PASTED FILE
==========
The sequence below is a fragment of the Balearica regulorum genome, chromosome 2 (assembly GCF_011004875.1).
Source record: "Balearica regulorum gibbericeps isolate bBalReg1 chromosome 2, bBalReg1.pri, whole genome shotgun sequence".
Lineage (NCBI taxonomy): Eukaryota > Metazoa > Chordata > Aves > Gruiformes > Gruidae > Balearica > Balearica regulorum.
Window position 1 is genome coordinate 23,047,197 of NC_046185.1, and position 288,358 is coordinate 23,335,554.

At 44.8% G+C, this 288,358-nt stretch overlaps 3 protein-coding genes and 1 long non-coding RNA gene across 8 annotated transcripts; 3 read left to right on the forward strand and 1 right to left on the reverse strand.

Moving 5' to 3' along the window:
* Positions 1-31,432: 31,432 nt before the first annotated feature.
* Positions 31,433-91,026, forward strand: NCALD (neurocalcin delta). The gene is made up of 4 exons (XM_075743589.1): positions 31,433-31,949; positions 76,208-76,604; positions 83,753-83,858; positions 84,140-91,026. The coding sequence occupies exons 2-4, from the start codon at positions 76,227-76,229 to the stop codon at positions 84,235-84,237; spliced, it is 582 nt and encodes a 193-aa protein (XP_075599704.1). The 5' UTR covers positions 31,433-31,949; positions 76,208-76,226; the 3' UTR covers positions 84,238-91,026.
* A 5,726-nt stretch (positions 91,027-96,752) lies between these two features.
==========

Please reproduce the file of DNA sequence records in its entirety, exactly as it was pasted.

The sequence below is a fragment of the Balearica regulorum genome, chromosome 2 (assembly GCF_011004875.1).
Source record: "Balearica regulorum gibbericeps isolate bBalReg1 chromosome 2, bBalReg1.pri, whole genome shotgun sequence".
Lineage (NCBI taxonomy): Eukaryota > Metazoa > Chordata > Aves > Gruiformes > Gruidae > Balearica > Balearica regulorum.
Window position 1 is genome coordinate 23,047,197 of NC_046185.1, and position 288,358 is coordinate 23,335,554.

At 44.8% G+C, this 288,358-nt stretch overlaps 3 protein-coding genes and 1 long non-coding RNA gene across 8 annotated transcripts; 3 read left to right on the forward strand and 1 right to left on the reverse strand.

Moving 5' to 3' along the window:
* Positions 1-31,432: 31,432 nt before the first annotated feature.
* Positions 31,433-91,026, forward strand: NCALD (neurocalcin delta). The gene is made up of 4 exons (XM_075743589.1): positions 31,433-31,949; positions 76,208-76,604; positions 83,753-83,858; positions 84,140-91,026. The coding sequence occupies exons 2-4, from the start codon at positions 76,227-76,229 to the stop codon at positions 84,235-84,237; spliced, it is 582 nt and encodes a 193-aa protein (XP_075599704.1). The 5' UTR covers positions 31,433-31,949; positions 76,208-76,226; the 3' UTR covers positions 84,238-91,026.
* A 5,726-nt stretch (positions 91,027-96,752) lies between these two features.